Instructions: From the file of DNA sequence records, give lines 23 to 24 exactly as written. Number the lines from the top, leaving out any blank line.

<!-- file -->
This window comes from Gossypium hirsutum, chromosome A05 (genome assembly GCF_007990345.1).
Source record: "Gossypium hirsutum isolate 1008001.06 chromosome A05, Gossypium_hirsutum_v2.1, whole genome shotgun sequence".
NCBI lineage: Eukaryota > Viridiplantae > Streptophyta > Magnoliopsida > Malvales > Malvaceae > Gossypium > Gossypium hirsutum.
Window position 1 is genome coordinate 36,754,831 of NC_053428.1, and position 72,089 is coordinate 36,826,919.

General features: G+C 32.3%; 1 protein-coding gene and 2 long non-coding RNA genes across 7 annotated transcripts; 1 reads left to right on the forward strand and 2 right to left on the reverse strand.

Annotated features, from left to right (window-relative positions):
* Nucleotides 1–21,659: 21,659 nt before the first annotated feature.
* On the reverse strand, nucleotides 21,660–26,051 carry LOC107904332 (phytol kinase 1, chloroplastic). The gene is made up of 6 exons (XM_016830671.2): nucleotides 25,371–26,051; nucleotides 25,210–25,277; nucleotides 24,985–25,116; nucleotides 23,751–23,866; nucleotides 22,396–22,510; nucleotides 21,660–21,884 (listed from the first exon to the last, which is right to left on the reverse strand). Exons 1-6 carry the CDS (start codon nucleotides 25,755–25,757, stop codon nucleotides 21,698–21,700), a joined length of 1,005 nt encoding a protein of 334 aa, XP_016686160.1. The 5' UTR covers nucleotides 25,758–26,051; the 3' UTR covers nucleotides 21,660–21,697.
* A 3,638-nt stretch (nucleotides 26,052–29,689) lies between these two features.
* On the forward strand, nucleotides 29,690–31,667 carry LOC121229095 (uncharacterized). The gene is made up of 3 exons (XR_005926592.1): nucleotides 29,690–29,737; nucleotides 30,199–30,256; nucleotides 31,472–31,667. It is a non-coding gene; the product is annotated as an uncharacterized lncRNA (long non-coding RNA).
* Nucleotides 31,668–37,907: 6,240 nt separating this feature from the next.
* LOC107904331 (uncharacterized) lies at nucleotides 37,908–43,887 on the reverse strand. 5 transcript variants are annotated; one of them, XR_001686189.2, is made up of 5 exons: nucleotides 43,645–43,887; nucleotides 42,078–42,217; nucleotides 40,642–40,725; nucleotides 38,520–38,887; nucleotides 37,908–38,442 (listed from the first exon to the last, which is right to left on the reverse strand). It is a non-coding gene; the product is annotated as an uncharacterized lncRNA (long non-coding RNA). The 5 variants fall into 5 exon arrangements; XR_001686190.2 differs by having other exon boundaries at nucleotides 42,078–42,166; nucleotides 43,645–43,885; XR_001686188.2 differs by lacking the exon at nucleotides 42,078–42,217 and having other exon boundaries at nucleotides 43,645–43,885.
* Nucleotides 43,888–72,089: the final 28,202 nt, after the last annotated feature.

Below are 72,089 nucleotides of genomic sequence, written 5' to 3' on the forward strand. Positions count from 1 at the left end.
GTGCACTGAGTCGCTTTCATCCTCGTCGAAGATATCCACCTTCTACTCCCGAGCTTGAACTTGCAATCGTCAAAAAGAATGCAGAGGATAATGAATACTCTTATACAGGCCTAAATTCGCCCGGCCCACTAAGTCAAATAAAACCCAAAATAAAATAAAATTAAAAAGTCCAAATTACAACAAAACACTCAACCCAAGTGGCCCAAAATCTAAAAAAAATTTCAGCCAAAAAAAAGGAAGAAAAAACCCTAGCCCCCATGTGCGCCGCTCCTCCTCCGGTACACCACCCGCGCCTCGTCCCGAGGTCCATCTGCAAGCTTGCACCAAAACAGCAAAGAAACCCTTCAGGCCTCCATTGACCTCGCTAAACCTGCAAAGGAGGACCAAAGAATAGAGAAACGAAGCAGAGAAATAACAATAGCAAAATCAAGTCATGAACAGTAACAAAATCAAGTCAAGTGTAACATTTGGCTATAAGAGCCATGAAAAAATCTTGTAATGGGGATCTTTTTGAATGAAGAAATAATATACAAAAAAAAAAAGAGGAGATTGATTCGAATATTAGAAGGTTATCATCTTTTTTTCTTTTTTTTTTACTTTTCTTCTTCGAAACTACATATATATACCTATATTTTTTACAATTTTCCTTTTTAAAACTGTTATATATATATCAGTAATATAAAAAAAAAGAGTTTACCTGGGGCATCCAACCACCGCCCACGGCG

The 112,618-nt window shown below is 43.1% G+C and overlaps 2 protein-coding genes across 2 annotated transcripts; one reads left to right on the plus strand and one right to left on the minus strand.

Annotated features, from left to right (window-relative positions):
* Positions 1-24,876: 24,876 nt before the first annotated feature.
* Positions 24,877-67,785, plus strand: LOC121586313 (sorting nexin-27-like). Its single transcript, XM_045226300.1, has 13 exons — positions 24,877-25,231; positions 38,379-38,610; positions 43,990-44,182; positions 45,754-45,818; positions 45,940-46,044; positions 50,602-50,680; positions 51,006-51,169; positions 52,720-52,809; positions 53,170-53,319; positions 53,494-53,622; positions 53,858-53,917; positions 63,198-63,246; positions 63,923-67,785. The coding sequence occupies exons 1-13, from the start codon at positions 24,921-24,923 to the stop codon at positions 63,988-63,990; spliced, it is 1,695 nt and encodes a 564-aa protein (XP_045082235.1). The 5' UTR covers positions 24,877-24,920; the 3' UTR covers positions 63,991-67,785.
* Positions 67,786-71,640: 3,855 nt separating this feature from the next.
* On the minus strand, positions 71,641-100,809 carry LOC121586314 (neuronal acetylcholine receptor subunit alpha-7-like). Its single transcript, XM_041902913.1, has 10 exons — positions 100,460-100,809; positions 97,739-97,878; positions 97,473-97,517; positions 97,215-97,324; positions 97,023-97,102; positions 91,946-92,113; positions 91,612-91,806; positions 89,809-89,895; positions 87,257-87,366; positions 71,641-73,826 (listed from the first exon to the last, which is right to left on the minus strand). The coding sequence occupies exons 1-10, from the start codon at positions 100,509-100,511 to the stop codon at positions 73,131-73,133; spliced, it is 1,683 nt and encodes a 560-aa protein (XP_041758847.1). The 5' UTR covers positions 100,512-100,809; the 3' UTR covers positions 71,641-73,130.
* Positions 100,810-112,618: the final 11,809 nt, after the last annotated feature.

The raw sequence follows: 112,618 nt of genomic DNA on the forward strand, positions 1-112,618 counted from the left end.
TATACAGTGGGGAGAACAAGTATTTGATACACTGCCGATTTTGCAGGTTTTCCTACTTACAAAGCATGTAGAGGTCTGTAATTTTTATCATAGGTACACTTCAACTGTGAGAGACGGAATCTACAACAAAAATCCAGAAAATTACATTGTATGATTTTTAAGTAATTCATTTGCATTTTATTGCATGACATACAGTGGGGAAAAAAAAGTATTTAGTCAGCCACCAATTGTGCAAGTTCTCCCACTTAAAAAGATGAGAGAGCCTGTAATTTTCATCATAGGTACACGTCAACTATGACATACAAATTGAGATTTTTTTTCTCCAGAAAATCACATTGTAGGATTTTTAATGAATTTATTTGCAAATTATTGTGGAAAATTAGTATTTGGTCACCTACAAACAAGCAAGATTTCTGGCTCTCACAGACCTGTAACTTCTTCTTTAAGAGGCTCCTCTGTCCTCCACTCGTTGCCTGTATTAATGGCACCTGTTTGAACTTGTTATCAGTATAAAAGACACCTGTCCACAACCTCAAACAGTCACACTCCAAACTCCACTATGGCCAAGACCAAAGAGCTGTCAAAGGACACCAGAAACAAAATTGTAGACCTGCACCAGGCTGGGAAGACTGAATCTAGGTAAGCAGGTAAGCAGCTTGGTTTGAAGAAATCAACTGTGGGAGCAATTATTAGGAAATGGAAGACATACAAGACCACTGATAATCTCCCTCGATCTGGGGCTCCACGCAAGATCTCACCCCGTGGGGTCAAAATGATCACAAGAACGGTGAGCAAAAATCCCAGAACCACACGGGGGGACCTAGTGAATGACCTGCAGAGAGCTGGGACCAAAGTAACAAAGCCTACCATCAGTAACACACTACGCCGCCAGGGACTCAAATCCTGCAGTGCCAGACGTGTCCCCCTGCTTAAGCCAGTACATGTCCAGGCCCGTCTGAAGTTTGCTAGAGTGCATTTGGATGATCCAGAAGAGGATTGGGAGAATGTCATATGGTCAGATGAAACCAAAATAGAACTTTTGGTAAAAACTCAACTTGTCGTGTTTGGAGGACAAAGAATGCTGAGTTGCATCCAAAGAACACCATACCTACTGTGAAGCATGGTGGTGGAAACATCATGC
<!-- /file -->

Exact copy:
The raw sequence follows: 112,618 nt of genomic DNA on the forward strand, positions 1-112,618 counted from the left end.
TATACAGTGGGGAGAACAAGTATTTGATACACTGCCGATTTTGCAGGTTTTCCTACTTACAAAGCATGTAGAGGTCTGTAATTTTTATCATAGGTACACTTCAACTGTGAGAGACGGAATCTACAACAAAAATCCAGAAAATTACATTGTATGATTTTTAAGTAATTCATTTGCATTTTATTGCATGACATACAGTGGGGAAAAAAAAGTATTTAGTCAGCCACCAATTGTGCAAGTTCTCCCACTTAAAAAGATGAGAGAGCCTGTAATTTTCATCATAGGTACACGTCAACTATGACATACAAATTGAGATTTTTTTTCTCCAGAAAATCACATTGTAGGATTTTTAATGAATTTATTTGCAAATTATTGTGGAAAATTAGTATTTGGTCACCTACAAACAAGCAAGATTTCTGGCTCTCACAGACCTGTAACTTCTTCTTTAAGAGGCTCCTCTGTCCTCCACTCGTTGCCTGTATTAATGGCACCTGTTTGAACTTGTTATCAGTATAAAAGACACCTGTCCACAACCTCAAACAGTCACACTCCAAACTCCACTATGGCCAAGACCAAAGAGCTGTCAAAGGACACCAGAAACAAAATTGTAGACCTGCACCAGGCTGGGAAGACTGAATCTAGGTAAGCAGGTAAGCAGCTTGGTTTGAAGAAATCAACTGTGGGAGCAATTATTAGGAAATGGAAGACATACAAGACCACTGATAATCTCCCTCGATCTGGGGCTCCACGCAAGATCTCACCCCGTGGGGTCAAAATGATCACAAGAACGGTGAGCAAAAATCCCAGAACCACACGGGGGGACCTAGTGAATGACCTGCAGAGAGCTGGGACCAAAGTAACAAAGCCTACCATCAGTAACACACTACGCCGCCAGGGACTCAAATCCTGCAGTGCCAGACGTGTCCCCCTGCTTAAGCCAGTACATGTCCAGGCCCGTCTGAAGTTTGCTAGAGTGCATTTGGATGATCCAGAAGAGGATTGGGAGAATGTCATATGGTCAGATGAAACCAAAATAGAACTTTTGGTAAAAACTCAACTTGTCGTGTTTGGAGGACAAAGAATGCTGAGTTGCATCCAAAGAACACCATACCTACTGTGAAGCATGGTGGTGGAAACATCATGC